Superintendents are ensuring job sites could be abandoned indefinitely at the end each day; infrared thermometers are checking some workers' temperatures before they enter sites; and some tasks are being moved to nighttime.
The global pandemic has required local contractors to take numerous precautions. While preparing for the worst, though, they're pushing forward with work and are still plenty busy.
"We’ve had to sharpen up," Walker General Contractors president Daniel Walker said. "We’re still signing new contracts daily. But, I suspect there will be some ramifications at some point."
On March 25 and 26, the MBJ asked executives at four local construction firms about sourcing materials, staying safe, and other concerns of the past couple weeks. Below is what they said.
MBJ: How have you been working to keep social distance on a job site?
Flintco southeast region president Tim Weatherford: "Everyone entering the job site has to answer three questions — if they’re showing any symptoms; have been in contact with anyone [who has COVID-19]; or have been outside the U.S. … We're shifting some work [to night] so not as many people are on site at one time."
Walker General Contractors president Daniel Walker: "On bigger job sites, we have check-in points for subcontractors. Before entering the job site, the superintendent is in charge, with an [infrared] temperature scanner.On smaller projects, where you may have a superintendent in charge of several smaller projects, it’s more of a visual checkpoint as he’s in and out of the job.
Grinder Haizlip Construction vice president Chris McDermott: "We're staying 6-8 feet apart and washing hands. It is affecting efficiency, but it's not like we have to be elbow-to-elbow to do our jobs."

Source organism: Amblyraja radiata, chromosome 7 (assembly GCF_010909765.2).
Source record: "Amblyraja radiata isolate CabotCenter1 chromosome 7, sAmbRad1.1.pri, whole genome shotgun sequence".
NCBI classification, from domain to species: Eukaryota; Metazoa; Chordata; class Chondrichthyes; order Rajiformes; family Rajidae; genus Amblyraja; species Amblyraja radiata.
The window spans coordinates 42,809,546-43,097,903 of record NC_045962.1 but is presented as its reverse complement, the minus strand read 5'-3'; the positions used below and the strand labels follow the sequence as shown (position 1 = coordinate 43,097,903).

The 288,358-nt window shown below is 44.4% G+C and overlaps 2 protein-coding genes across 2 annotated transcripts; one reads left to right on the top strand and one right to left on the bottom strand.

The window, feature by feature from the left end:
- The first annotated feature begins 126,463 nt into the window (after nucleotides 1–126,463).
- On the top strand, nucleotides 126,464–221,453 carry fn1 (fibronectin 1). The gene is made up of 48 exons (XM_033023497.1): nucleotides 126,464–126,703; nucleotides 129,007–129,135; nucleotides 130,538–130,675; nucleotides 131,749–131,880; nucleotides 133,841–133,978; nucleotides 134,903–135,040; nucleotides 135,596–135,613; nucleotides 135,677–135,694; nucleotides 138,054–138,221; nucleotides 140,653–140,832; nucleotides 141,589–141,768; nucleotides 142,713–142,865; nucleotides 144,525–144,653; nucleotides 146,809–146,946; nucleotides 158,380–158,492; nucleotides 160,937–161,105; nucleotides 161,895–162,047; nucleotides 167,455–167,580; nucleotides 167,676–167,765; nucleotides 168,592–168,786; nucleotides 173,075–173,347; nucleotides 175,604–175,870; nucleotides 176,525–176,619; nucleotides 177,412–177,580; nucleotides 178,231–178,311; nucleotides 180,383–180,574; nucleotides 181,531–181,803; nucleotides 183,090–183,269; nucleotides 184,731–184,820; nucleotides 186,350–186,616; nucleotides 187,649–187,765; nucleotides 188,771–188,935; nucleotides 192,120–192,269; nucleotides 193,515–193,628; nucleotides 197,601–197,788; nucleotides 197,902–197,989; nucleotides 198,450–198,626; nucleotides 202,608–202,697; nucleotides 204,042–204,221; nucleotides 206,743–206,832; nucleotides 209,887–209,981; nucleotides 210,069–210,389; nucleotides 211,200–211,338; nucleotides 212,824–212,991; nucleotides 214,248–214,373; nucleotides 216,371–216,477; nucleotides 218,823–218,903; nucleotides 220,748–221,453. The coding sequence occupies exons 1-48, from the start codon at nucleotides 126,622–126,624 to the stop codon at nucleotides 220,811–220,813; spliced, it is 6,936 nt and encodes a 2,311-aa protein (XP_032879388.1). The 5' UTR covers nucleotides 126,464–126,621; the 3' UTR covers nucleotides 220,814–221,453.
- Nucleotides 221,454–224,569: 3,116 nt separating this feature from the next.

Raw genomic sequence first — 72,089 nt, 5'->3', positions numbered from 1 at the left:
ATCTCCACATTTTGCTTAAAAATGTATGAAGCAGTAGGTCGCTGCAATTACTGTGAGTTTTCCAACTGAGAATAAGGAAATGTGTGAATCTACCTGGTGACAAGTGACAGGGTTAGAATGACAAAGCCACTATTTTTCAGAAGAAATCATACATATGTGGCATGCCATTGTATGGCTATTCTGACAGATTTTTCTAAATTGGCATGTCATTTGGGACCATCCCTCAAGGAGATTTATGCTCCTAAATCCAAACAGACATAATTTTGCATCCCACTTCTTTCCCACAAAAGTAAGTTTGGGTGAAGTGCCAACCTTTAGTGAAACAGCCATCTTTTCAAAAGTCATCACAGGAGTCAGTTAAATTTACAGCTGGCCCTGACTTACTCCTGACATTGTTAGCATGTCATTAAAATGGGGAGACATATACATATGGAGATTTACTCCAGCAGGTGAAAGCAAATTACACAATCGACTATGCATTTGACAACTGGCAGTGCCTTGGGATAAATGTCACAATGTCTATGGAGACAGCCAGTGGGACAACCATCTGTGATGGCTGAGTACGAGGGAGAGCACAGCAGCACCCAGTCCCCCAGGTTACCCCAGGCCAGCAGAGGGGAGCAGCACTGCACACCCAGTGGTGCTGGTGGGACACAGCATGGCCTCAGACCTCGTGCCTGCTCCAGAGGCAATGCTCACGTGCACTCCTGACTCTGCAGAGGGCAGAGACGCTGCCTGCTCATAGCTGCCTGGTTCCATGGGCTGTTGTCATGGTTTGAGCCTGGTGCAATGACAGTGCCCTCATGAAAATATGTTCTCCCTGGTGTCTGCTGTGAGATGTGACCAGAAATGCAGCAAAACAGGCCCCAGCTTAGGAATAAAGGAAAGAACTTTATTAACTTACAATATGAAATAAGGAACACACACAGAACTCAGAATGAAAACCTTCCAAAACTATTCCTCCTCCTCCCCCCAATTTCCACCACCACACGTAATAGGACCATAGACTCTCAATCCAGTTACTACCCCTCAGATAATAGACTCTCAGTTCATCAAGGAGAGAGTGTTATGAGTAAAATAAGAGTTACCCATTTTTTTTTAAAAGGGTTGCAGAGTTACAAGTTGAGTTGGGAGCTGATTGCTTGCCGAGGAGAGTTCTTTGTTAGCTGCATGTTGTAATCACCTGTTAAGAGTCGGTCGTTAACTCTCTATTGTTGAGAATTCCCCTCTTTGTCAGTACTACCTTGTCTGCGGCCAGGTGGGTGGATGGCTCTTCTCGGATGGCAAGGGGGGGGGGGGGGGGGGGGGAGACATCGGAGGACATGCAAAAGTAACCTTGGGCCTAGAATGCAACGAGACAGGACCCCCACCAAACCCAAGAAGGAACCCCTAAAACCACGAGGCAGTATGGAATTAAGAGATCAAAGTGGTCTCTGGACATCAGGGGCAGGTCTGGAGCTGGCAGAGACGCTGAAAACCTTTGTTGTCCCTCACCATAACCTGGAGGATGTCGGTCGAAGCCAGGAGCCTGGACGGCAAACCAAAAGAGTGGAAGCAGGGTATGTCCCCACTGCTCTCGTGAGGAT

Have you had any workers show symptoms?
F&F Construction vice president Beau Yarbro: "We have had some subcontractors who have had scares but no one who has been diagnosed. It’s just been kind of a tiptoe through landmines."
Weatherford: "We've had few workers show symptoms but were cleared, and a few with tests outstanding."
For now, construction is listed as an essential industry in Memphis. But, are you preparing for the possibility the mayor or governor may shut the construction industry down if things get worse?
Walker: "When you leave daily, the jobs have to be in a condition where you can drop what you're doing for an extended period of time."
McDermott: "Before I found out [construction was deemed essential], I had a hard time sleeping. … It is worrisome they may do that."
Have you had any trouble sourcing materials?
Yarbro: "No, it hasn't been too difficult."
Weatherford: "We’ve experienced just a few situations, with products coming in from Italy [tile] and China [light fixtures], so we're working with owners and design teams to source different products. As other parts of country go to full stay-at-home policy, some manufacturers have given notice they may see a shortage of products soon.
Are you working on any projects related to the virus?
McDermott: "At FedEx, we're putting tents up and helping them get prepared for testing."
Yarbro: "Some medical clients are leaning on us to set up some temporary facilities. We converted something to a testing area in the parking lot of a hospital so they could keep people being tested away from the rest of the facility."